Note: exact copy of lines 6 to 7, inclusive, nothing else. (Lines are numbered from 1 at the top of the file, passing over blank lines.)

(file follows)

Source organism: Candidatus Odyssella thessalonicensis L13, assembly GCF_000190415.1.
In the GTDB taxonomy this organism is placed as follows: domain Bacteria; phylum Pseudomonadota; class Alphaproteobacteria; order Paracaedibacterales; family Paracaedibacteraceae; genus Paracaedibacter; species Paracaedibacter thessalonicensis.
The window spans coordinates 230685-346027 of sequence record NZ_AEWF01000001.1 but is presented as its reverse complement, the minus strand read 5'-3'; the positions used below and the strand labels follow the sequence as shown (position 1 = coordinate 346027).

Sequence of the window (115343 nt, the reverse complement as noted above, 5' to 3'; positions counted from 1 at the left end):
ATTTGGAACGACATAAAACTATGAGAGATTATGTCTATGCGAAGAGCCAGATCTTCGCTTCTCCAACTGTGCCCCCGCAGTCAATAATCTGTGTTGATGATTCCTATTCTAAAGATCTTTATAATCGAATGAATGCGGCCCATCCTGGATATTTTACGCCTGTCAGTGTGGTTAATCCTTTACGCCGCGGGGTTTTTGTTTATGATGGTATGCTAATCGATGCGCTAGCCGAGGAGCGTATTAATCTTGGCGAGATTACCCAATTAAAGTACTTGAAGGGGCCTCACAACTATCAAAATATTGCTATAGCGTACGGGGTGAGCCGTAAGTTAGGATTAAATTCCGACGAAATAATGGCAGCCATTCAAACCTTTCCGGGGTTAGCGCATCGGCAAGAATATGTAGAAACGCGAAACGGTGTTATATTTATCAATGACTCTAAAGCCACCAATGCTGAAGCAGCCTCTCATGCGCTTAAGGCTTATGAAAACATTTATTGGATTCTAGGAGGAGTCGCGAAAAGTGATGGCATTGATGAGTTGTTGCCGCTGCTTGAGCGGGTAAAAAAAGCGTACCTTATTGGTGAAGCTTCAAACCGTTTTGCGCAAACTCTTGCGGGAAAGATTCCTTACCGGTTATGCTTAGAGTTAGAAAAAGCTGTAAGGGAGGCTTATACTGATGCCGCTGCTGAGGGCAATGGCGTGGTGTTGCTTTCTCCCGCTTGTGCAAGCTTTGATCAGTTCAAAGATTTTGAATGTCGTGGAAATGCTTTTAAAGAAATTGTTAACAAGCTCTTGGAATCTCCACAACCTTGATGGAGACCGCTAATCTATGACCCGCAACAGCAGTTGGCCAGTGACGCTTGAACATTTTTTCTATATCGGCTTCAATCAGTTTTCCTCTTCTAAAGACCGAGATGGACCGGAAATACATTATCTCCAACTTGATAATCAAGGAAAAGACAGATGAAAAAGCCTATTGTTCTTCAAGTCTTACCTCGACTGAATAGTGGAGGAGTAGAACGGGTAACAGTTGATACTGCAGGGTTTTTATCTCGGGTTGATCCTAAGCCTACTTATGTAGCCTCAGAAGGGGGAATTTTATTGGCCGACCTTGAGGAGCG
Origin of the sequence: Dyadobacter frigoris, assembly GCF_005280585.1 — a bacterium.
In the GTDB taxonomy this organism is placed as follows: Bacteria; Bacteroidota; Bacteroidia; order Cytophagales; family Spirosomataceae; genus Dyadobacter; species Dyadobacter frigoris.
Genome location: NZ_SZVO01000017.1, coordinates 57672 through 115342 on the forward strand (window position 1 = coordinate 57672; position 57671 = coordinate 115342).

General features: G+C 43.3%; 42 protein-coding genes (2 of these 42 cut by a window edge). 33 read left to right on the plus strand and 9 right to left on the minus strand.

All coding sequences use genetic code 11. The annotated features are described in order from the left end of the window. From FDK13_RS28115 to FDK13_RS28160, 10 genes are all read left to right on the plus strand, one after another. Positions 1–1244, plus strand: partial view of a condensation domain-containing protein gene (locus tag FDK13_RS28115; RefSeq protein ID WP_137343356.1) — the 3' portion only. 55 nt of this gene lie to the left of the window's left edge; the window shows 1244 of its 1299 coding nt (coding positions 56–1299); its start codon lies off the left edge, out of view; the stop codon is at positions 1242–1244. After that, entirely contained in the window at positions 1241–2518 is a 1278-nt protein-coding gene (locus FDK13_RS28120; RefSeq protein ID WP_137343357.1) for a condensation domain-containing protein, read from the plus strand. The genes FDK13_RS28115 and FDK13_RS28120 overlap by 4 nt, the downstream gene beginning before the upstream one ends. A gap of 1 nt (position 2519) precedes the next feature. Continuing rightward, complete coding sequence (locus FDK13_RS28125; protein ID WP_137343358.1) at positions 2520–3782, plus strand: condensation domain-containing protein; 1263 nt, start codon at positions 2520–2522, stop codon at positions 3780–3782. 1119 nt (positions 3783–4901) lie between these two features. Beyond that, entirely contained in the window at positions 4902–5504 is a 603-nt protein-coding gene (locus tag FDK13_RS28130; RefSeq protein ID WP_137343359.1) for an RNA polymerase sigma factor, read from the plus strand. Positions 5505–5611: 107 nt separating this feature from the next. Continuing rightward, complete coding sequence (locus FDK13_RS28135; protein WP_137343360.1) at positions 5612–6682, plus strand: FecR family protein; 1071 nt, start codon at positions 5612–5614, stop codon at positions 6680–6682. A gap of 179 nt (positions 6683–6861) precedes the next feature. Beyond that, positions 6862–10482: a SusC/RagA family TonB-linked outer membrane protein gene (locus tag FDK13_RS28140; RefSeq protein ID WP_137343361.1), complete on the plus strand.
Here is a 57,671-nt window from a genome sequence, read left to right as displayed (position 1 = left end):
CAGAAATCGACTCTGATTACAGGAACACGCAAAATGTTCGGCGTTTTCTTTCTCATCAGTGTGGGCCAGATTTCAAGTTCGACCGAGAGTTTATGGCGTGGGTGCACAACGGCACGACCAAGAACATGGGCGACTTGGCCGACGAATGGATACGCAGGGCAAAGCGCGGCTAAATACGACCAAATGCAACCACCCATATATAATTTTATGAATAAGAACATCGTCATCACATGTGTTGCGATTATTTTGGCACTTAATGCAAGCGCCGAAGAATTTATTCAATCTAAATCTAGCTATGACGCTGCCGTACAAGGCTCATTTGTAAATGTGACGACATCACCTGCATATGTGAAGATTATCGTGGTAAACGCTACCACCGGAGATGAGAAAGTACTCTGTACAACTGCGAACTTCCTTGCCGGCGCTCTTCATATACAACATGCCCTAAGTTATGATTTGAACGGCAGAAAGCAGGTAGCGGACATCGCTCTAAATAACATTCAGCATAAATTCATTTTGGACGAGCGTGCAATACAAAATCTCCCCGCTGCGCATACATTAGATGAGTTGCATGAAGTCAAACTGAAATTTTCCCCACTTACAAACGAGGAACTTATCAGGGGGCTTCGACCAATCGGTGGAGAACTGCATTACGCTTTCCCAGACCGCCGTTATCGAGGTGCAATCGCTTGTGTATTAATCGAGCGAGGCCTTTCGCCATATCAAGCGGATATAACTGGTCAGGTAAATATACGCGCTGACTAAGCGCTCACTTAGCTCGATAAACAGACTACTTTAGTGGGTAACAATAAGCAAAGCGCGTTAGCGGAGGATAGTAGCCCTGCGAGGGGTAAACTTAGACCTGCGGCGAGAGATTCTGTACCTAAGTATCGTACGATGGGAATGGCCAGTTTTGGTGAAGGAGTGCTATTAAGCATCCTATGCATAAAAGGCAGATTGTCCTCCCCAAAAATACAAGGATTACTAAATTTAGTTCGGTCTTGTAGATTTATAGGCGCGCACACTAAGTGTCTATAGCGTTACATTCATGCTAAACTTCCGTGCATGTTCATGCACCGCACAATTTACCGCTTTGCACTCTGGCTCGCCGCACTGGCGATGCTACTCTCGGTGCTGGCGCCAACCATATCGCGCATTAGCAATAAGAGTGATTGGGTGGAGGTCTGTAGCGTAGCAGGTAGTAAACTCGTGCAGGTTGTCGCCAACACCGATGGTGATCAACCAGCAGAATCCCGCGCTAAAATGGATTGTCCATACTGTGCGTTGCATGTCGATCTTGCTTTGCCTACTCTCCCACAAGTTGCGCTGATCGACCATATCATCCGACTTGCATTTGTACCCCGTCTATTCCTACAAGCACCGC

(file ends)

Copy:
Origin of the sequence: Dyadobacter frigoris, assembly GCF_005280585.1 — a bacterium.
In the GTDB taxonomy this organism is placed as follows: Bacteria; Bacteroidota; Bacteroidia; order Cytophagales; family Spirosomataceae; genus Dyadobacter; species Dyadobacter frigoris.